4.1. Scanning a website with NMAP



In previous lessons, we've already used Nmap to scan a server, which helped us discover some links, server technologies, and open ports. In this lesson, we'll delve deeper into the topic of scanning web servers with Nmap. For scanning, we'll be using the NSE (Nmap Scripting Engine).

Nmap, as installed in Kali, already comes with a set of scripts. Each script performs a specific task, such as scanning for SQL injection vulnerabilities, XSS, and more. You can find the complete list of scripts in the directory /usr/share/nmap/scripts/:

The list of NMAP scripts in Kali

As of the time this article was written, there were 606 scripts in the directory. The script names follow specific conventions, typically starting with the name of the protocol, such as "http" or "ftp," followed by the vulnerability or action the script performs. Since our goal is to scan a web server, we need to find scripts that start with "http." You can use a file manager to browse files or use the terminal. To do this, you can execute the command:

ls -l /usr/share/nmap/scripts/ | grep http

This command will list the scripts that start with "http" in the specified directory:

The list of HTTP NMAP scripts for testing web services

The first command, ls -l, lists all the files in the specified directory along with detailed information about each file. The second command, grep, filters the results based on a keyword or pattern. In this case, it searches for lines that contain the keyword "http" in the output of the first command, effectively narrowing down the list to scripts related to HTTP.


Testing for specific vulnerability

As mentioned earlier, Nmap contains scripts for testing specific vulnerabilities. As an example, let's look at testing for the Cross-Site Scripting (XSS) vulnerability. For this example, we'll use the Mutillidae application. To perform the test, we'll use the http-unsafe-output-escaping script. The command would look like this:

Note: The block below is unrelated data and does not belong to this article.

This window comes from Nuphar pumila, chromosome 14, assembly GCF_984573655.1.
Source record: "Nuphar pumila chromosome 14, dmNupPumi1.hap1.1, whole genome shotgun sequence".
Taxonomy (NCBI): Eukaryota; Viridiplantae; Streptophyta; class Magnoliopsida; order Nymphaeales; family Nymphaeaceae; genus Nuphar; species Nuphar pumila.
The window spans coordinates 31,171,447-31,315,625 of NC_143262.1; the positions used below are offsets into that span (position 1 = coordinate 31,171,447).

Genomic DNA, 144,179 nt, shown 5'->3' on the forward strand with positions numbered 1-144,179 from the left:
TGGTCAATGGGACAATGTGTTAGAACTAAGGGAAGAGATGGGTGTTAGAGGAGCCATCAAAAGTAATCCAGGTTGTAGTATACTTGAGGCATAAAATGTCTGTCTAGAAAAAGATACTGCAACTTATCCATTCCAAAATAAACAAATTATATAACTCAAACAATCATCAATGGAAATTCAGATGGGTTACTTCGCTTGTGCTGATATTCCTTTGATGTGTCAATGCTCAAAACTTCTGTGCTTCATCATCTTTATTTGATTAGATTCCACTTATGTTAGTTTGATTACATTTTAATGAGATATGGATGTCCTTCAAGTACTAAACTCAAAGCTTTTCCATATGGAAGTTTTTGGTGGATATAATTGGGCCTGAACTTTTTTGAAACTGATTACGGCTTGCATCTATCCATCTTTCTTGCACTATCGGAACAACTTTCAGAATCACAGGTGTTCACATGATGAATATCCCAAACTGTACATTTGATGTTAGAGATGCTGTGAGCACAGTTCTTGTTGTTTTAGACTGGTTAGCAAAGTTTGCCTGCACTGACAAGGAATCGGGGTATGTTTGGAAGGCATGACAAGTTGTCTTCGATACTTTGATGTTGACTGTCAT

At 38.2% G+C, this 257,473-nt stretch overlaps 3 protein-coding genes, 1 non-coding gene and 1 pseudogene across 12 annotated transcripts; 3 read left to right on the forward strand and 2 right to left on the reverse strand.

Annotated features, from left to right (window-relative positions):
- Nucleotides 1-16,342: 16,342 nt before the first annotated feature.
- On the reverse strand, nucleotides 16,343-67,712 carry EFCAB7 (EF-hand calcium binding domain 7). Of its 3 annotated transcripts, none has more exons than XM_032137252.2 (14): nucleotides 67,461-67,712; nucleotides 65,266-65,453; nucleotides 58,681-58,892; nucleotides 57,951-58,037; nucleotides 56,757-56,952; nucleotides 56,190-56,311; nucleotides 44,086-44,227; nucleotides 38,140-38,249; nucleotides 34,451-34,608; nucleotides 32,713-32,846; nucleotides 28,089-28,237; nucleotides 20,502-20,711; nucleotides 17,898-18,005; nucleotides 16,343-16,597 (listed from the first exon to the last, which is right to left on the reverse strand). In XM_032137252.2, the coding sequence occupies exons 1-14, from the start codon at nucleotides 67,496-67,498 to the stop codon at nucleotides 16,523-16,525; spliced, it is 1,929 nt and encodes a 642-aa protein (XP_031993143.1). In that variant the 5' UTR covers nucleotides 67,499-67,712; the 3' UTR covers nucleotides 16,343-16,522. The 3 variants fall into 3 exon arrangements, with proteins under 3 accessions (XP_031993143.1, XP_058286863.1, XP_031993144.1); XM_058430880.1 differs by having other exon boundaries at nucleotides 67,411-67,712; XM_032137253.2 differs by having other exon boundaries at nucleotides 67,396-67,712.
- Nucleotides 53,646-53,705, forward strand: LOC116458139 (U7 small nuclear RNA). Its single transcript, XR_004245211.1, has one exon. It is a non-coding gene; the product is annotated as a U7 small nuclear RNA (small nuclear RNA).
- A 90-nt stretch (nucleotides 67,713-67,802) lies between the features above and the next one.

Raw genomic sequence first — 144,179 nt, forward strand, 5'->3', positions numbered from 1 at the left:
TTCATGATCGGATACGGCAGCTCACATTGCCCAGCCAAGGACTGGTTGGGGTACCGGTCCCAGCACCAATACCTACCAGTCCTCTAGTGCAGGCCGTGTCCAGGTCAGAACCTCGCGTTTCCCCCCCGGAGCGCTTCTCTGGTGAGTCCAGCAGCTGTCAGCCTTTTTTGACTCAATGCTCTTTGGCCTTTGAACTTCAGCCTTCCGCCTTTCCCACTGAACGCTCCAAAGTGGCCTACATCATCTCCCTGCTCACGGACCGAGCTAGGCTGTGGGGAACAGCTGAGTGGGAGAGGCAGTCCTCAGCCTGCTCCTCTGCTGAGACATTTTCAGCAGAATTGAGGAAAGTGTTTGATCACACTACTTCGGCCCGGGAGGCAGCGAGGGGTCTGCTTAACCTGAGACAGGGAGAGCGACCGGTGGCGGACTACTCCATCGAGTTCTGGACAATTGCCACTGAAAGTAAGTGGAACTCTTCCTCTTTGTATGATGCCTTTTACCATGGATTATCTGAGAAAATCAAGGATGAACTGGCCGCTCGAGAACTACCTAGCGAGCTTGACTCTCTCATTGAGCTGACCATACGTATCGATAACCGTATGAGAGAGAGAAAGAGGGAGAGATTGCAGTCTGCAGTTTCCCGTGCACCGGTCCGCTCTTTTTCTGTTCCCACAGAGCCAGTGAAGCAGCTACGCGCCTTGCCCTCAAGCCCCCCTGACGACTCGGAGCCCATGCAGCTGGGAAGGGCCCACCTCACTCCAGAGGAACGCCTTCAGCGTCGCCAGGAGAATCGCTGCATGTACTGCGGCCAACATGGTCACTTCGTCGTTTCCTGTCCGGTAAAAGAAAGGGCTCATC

nmap --script=http-unsafe-output-escaping --script-args url="/mutillidae" -p 80

Here's an explanation of the command:

--script-args: This option is used to specify input arguments for the script. In our case, the argument is "url," where you specify where the testing should start.

-p: Specifies the port to test. In this course, we are using the standard HTTP port 80.

The result will look something like this:

Scan results with possible XSS vulnerability

The discovered links are likely vulnerable to XSS, but further verification is necessary. We will delve into the details of how to test various vulnerabilities in upcoming lessons. Similarly, we can test other scripts in a similar manner.


Scanning by Categories, Running Multiple Scripts

Having many scripts provides more scanning capabilities, but running each script individually can be time-consuming. Is there a way to run multiple scripts at once? Yes, there are three ways:

1st Method:

If you need to run multiple scripts, you can simply specify them separated by commas. The command syntax looks like this:

nmap --script script1,script2,script3

The program will sequentially execute the specified scripts and display the scanning results for each script.


2nd Method: